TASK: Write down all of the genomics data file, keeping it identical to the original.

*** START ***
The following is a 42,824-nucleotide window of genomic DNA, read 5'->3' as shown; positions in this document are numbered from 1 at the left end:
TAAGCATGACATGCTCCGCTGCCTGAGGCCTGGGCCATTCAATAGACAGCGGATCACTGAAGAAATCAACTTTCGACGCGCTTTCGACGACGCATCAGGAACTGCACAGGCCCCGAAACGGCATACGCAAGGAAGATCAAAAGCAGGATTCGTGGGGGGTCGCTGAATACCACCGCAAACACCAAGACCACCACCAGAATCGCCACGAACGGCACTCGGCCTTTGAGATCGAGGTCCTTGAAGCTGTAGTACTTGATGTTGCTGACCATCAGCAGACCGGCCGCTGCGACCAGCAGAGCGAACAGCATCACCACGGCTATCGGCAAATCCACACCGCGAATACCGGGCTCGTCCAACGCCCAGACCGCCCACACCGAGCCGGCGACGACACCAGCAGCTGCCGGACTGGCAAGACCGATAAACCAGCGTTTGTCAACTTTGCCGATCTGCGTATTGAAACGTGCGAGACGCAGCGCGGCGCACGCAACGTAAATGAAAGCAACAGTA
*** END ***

The following is a 42,824-nucleotide window of genomic DNA, read 5'->3' as shown; positions in this document are numbered from 1 at the left end:
TAAGCATGACATGCTCCGCTGCCTGAGGCCTGGGCCATTCAATAGACAGCGGATCACTGAAGAAATCAACTTTCGACGCGCTTTCGACGACGCATCAGGAACTGCACAGGCCCCGAAACGGCATACGCAAGGAAGATCAAAAGCAGGATTCGTGGGGGGTCGCTGAATACCACCGCAAACACCAAGACCACCACCAGAATCGCCACGAACGGCACTCGGCCTTTGAGATCGAGGTCCTTGAAGCTGTAGTACTTGATGTTGCTGACCATCAGCAGACCGGCCGCTGCGACCAGCAGAGCGAACAGCATCACCACGGCTATCGGCAAATCCACACCGCGAATACCGGGCTCGTCCAACGCCCAGACCGCCCACACCGAGCCGGCGACGACACCAGCAGCTGCCGGACTGGCAAGACCGATAAACCAGCGTTTGTCAACTTTGCCGATCTGCGTATTGAAACGTGCGAGACGCAGCGCGGCGCACGCAACGTAAATGAAAGCAACAGTA